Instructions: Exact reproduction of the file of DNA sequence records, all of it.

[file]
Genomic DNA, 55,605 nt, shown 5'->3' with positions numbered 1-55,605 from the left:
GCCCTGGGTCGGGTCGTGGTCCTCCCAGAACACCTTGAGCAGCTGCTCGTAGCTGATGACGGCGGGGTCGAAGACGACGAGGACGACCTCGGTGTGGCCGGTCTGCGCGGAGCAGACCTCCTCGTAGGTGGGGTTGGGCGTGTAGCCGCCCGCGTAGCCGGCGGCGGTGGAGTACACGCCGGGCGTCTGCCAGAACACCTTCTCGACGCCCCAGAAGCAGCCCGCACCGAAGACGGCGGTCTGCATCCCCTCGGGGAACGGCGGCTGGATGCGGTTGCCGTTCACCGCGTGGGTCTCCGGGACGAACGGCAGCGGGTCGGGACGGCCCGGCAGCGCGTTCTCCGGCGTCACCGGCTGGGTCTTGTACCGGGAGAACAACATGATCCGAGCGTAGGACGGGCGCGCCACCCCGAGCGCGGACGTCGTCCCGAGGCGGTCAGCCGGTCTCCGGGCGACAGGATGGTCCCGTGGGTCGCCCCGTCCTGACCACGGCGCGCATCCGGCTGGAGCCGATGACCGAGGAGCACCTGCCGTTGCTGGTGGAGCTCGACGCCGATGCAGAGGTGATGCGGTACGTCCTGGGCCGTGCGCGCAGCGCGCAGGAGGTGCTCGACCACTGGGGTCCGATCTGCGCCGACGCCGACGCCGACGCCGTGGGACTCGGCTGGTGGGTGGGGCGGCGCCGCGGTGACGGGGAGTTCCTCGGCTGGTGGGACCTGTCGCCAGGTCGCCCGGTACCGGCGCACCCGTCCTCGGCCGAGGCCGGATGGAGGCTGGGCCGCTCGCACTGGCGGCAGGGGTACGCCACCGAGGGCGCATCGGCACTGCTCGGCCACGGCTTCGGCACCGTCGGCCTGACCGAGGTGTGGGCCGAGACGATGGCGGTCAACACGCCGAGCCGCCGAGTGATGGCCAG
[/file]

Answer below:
Genomic DNA, 55,605 nt, shown 5'->3' with positions numbered 1-55,605 from the left:
GCCCTGGGTCGGGTCGTGGTCCTCCCAGAACACCTTGAGCAGCTGCTCGTAGCTGATGACGGCGGGGTCGAAGACGACGAGGACGACCTCGGTGTGGCCGGTCTGCGCGGAGCAGACCTCCTCGTAGGTGGGGTTGGGCGTGTAGCCGCCCGCGTAGCCGGCGGCGGTGGAGTACACGCCGGGCGTCTGCCAGAACACCTTCTCGACGCCCCAGAAGCAGCCCGCACCGAAGACGGCGGTCTGCATCCCCTCGGGGAACGGCGGCTGGATGCGGTTGCCGTTCACCGCGTGGGTCTCCGGGACGAACGGCAGCGGGTCGGGACGGCCCGGCAGCGCGTTCTCCGGCGTCACCGGCTGGGTCTTGTACCGGGAGAACAACATGATCCGAGCGTAGGACGGGCGCGCCACCCCGAGCGCGGACGTCGTCCCGAGGCGGTCAGCCGGTCTCCGGGCGACAGGATGGTCCCGTGGGTCGCCCCGTCCTGACCACGGCGCGCATCCGGCTGGAGCCGATGACCGAGGAGCACCTGCCGTTGCTGGTGGAGCTCGACGCCGATGCAGAGGTGATGCGGTACGTCCTGGGCCGTGCGCGCAGCGCGCAGGAGGTGCTCGACCACTGGGGTCCGATCTGCGCCGACGCCGACGCCGACGCCGTGGGACTCGGCTGGTGGGTGGGGCGGCGCCGCGGTGACGGGGAGTTCCTCGGCTGGTGGGACCTGTCGCCAGGTCGCCCGGTACCGGCGCACCCGTCCTCGGCCGAGGCCGGATGGAGGCTGGGCCGCTCGCACTGGCGGCAGGGGTACGCCACCGAGGGCGCATCGGCACTGCTCGGCCACGGCTTCGGCACCGTCGGCCTGACCGAGGTGTGGGCCGAGACGATGGCGGTCAACACGCCGAGCCGCCGAGTGATGGCCAG